High transport costs, limited demand from neighbouring countries, export licence costs and oversupply in the domestic market has pushed the price of baby crocodiles down significantly this year.
Siem Reap agriculture department director Tea Kimsoth said China, a customer, has also raised crocodiles to supply its own market.
The cost of transporting crocodiles to Vietnam is high, meaning prices are not competitive. Feeding costs of crocodiles is another factor.
“We depend solely on Vietnam and Thailand, so the price is up and down,” he added.
Siem Reap crocodile farmer Sen Rith said the price of a baby crocodile is now $13, while it was about $20 last year.
Crocodile farmers find it hard to survive since the cost of feeding crocodiles was $15 per baby.
Mr Rith said he raised more than 1,000 crocodiles for export to Vietnam and Thailand. He also supplies baby crocodiles to the domestic market.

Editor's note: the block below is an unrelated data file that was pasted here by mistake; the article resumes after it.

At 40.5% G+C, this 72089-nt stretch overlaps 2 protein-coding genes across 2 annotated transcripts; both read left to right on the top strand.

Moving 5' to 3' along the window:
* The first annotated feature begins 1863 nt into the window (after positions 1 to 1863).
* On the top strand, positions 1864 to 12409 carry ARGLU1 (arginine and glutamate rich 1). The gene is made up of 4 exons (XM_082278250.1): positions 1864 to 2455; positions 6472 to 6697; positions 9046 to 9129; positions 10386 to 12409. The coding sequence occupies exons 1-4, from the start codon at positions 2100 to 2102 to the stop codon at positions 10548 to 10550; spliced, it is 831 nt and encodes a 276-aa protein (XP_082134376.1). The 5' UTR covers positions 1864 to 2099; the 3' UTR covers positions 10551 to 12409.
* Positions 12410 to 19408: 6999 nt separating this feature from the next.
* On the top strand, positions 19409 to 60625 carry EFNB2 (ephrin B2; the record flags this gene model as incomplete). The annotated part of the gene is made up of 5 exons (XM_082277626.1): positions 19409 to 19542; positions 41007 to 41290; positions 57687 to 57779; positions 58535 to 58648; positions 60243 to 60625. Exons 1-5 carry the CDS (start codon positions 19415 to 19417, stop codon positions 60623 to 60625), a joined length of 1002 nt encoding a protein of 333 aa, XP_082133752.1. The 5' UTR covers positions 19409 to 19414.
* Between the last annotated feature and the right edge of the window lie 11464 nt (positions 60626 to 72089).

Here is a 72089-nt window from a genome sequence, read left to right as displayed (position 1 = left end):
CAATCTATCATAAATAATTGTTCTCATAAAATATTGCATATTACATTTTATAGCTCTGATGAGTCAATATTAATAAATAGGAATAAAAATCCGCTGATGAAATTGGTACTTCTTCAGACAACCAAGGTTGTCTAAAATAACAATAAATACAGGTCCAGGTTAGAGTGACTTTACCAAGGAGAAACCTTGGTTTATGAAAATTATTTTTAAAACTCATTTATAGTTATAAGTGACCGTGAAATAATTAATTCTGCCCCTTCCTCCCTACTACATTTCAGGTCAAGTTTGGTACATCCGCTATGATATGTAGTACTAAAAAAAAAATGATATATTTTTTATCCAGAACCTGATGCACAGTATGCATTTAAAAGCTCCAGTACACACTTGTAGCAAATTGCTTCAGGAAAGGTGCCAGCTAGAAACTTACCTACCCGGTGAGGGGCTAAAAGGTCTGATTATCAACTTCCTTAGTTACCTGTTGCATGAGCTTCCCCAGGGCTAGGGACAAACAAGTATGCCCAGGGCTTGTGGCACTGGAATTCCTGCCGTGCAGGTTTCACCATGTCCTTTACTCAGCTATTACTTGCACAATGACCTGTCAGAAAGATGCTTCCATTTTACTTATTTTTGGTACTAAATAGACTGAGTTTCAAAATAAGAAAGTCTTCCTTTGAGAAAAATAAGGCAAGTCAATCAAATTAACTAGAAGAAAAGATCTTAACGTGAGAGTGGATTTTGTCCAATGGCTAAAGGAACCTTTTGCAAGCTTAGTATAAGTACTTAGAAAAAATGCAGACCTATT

“It is difficult to ask for help from the government since the price of crocodiles in neighbouring countries is falling too,” Mr Rith said.
He said that if crocodile farmers change the way they raise the creatures it could cut costs and let them compete with other countries, but if there is no new techniques the cost base will be high and the difficulties will remain.
Kheang Mab, a crocodile sales middle-man in Siem Reap province, said there was no set price set for crocodiles at the moment.
The price of baby crocodiles for export from local crocodile raisers was only $11.50. He said it used to be $20.
“The price is up to the purchasers. We cannot set up the price or have a standard price for crocodiles as we depend solely on neighbouring countries such as Thailand, Vietnam and China,” Mr. Mab said
“It is difficult to compare the price of baby crocodiles this year since it has fluctuated but we are sure that it dropped below the cost base.”
He said there was no current demand for crocodile skin.
Mr. Kimsoth said that to push up the price of baby crocodiles, it would be better if all the farmers were in one association. He said that in Siem Reap alone there are more than 292 crocodile farms.
The Agriculture Ministry says more than 13,000 crocodiles are being raised in Cambodia, amounting to 51,000 tonnes in the first five months of the year.
The number is up by about 150 crocodiles on the same period in 2016.